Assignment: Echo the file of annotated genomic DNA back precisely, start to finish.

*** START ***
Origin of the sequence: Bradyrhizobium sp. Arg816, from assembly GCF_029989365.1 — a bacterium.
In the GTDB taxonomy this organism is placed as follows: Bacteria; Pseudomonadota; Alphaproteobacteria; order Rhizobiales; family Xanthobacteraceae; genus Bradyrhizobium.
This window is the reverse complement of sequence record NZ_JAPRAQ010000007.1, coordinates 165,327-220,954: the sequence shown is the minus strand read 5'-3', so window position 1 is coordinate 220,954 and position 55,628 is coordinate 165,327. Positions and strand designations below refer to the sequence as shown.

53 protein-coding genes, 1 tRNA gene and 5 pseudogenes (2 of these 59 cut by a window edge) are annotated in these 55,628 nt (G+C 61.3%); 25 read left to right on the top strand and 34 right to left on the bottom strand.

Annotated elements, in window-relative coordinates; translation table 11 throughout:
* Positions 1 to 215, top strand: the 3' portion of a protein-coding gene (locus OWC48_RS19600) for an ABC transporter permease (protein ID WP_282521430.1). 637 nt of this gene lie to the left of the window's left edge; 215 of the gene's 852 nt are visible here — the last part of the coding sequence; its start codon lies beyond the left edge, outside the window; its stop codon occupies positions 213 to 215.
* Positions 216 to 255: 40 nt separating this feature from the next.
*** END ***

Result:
Origin of the sequence: Bradyrhizobium sp. Arg816, from assembly GCF_029989365.1 — a bacterium.
In the GTDB taxonomy this organism is placed as follows: Bacteria; Pseudomonadota; Alphaproteobacteria; order Rhizobiales; family Xanthobacteraceae; genus Bradyrhizobium.
This window is the reverse complement of sequence record NZ_JAPRAQ010000007.1, coordinates 165,327-220,954: the sequence shown is the minus strand read 5'-3', so window position 1 is coordinate 220,954 and position 55,628 is coordinate 165,327. Positions and strand designations below refer to the sequence as shown.

53 protein-coding genes, 1 tRNA gene and 5 pseudogenes (2 of these 59 cut by a window edge) are annotated in these 55,628 nt (G+C 61.3%); 25 read left to right on the top strand and 34 right to left on the bottom strand.

Annotated elements, in window-relative coordinates; translation table 11 throughout:
* Positions 1 to 215, top strand: the 3' portion of a protein-coding gene (locus OWC48_RS19600) for an ABC transporter permease (protein ID WP_282521430.1). 637 nt of this gene lie to the left of the window's left edge; 215 of the gene's 852 nt are visible here — the last part of the coding sequence; its start codon lies beyond the left edge, outside the window; its stop codon occupies positions 213 to 215.
* Positions 216 to 255: 40 nt separating this feature from the next.